An article published in Nature explains why is it possible climate change caused the peopling of the world.
Scientists continue to debate on which caused the Homo Sapiens to spread outside Africa so long after they first appeared approximately 150,000 to 200,000 years ago. Now a paper on Nature by Timmermann and Friedrich has developed a model that shows how climate change could have caused this migration.
Migrations into the eastern Mediterranean and the Arabian peninsula occurred around 1200,000 to 90,000 years ago, but further displacement to south Asia happened 50,000 years ago, to Europe 45,000 years ago, into north Asia 25,000 years ago and into the Americas about 15,000 years ago.
The role of climate change has been long debated but all hypothesis agree climate affects resource richness and could drive human dispersal. These events could've been large volcanic eruptions, glacial Heinrich events (ice sheets collapse), orbital monsoonal-rainfall changes and sea level fluctuations.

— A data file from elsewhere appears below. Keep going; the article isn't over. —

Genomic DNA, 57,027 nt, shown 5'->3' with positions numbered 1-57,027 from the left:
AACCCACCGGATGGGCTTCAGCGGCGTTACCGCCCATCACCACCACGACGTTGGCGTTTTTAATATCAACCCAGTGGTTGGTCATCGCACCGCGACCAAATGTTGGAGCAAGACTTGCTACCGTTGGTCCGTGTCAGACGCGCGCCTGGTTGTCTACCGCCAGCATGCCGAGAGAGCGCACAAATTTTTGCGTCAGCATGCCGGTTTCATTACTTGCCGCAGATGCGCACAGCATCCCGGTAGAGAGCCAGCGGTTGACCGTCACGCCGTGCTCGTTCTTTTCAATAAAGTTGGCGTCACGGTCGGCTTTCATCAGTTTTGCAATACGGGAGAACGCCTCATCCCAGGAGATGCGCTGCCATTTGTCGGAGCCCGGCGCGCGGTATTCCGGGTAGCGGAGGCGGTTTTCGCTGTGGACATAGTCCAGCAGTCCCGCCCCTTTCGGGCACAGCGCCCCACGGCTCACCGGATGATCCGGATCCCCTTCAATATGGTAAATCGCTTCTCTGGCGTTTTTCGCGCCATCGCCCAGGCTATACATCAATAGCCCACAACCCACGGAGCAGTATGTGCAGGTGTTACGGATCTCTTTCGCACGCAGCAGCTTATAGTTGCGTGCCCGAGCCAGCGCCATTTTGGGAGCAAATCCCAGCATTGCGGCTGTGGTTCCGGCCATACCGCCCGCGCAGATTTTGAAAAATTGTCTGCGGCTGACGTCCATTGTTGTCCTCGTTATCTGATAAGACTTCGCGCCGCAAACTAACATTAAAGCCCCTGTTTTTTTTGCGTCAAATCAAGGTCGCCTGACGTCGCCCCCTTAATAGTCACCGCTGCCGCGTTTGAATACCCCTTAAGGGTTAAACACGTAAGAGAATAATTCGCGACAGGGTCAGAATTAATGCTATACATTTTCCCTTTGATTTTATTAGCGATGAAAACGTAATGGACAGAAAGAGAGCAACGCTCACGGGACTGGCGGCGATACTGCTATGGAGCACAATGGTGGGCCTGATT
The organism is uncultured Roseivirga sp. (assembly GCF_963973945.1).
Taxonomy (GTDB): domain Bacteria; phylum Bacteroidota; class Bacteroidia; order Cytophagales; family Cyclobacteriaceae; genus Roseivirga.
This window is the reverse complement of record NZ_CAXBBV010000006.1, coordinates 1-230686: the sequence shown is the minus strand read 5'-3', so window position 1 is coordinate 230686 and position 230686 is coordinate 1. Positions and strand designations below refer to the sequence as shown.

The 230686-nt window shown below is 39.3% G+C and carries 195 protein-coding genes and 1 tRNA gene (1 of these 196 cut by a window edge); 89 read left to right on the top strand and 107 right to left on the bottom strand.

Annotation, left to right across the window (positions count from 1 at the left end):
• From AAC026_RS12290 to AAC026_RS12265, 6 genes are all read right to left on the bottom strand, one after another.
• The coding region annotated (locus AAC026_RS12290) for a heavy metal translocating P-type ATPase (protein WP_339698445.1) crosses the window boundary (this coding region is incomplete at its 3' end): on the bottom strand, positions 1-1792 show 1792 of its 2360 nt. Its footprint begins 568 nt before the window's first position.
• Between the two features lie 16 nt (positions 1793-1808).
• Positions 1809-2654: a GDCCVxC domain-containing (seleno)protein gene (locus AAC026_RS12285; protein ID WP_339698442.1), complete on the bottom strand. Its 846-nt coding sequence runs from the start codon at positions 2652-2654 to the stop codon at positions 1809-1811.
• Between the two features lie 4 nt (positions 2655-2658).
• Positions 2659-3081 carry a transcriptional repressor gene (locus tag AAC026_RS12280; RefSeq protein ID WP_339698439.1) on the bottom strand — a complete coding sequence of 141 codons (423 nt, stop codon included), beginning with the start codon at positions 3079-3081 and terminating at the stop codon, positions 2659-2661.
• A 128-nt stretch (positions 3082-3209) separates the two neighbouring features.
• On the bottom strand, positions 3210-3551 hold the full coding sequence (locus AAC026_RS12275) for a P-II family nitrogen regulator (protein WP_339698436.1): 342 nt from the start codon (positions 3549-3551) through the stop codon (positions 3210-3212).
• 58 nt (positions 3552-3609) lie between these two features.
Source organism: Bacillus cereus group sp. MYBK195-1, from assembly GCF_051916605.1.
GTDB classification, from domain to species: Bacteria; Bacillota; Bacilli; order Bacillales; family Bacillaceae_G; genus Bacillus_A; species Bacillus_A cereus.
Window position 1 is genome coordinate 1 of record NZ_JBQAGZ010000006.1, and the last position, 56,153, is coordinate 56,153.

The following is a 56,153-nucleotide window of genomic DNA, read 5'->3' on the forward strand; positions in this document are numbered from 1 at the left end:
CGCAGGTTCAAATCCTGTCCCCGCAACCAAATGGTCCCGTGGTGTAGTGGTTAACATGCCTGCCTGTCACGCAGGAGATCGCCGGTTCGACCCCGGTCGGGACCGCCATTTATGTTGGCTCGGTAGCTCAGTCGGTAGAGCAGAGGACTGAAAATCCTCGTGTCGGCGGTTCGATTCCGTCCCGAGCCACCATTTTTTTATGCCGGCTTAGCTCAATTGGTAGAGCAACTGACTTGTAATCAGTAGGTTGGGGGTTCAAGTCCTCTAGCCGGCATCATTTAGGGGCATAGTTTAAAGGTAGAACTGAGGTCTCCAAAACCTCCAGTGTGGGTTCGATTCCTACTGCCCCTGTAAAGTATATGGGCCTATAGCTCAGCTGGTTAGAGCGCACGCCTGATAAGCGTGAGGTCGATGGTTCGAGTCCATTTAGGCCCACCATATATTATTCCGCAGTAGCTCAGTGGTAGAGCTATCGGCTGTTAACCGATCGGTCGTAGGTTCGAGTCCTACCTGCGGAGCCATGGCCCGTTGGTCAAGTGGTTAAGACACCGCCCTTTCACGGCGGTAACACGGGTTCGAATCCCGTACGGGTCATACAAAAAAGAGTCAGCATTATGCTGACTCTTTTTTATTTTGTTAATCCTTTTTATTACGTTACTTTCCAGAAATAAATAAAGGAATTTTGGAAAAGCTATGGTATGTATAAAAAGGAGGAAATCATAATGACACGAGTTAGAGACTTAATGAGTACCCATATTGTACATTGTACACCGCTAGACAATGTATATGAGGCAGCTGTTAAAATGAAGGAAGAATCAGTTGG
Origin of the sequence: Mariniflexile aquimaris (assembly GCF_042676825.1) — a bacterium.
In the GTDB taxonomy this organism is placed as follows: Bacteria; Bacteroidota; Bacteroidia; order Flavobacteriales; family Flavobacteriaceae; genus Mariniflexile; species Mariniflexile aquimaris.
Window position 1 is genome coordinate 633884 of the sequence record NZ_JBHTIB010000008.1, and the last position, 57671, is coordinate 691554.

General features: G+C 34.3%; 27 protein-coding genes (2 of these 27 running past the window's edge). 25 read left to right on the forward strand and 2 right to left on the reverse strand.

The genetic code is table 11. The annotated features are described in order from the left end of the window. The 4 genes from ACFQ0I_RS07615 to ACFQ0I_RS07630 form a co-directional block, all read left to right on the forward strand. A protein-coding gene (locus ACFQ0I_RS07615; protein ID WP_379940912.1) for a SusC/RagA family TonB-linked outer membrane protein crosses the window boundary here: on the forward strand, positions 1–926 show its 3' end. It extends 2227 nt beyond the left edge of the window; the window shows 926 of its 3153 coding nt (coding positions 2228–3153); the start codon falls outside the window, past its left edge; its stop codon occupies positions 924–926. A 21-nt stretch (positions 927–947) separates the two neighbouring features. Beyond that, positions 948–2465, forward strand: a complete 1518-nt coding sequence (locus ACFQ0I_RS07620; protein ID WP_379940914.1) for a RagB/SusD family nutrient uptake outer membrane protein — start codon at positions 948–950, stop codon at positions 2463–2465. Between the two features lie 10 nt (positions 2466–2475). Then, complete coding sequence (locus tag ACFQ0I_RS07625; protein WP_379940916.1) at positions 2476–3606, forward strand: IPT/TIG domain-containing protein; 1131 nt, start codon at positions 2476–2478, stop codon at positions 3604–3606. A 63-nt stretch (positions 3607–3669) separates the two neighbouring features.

Their modelling included ocean-atmosphere-vegetation model that changes as it shows variations in orbital insolation, carbon dioxide levels, glacial ice and sea levels over the past 125,000 years. They compared this with the available palaeoclimate and palaeoceanographic data to ensure their results were reasonable.
For example, today the Sahara and Arabian deserts are an effective barrier for species migration but in the past water conditions in the region allowed migration paths out of Africa and were vegetates, resource rich corridors. This happened during three time windows and supports the idea of environmental change drawing humans way form Africa.
The main discrepancy in their results is their suggestion of southern Europe experiencing a low density wave 80,000 years ago which is more than 35,000 years earlier than the generally accepted evidence.
Another example in Nature Education shows how climate change has changed population dynamics more recently. Between 12,000- to 5,000 years ago the Sahara was a vegetated region with wooded grasslands, lakes and rivers. It was a place where cultural interaction happened up until 5,000 years ago when the monsoon rains weakened and retreated. Archeological records show there was a massive and rapid depopulation of the north of Africa at the same time as the Sahara desert was established.
Climate change can shape life and it can be considered as one of the reasons why the early humans left Africa.
LatinAmerican Post | Maria Andrea Marquez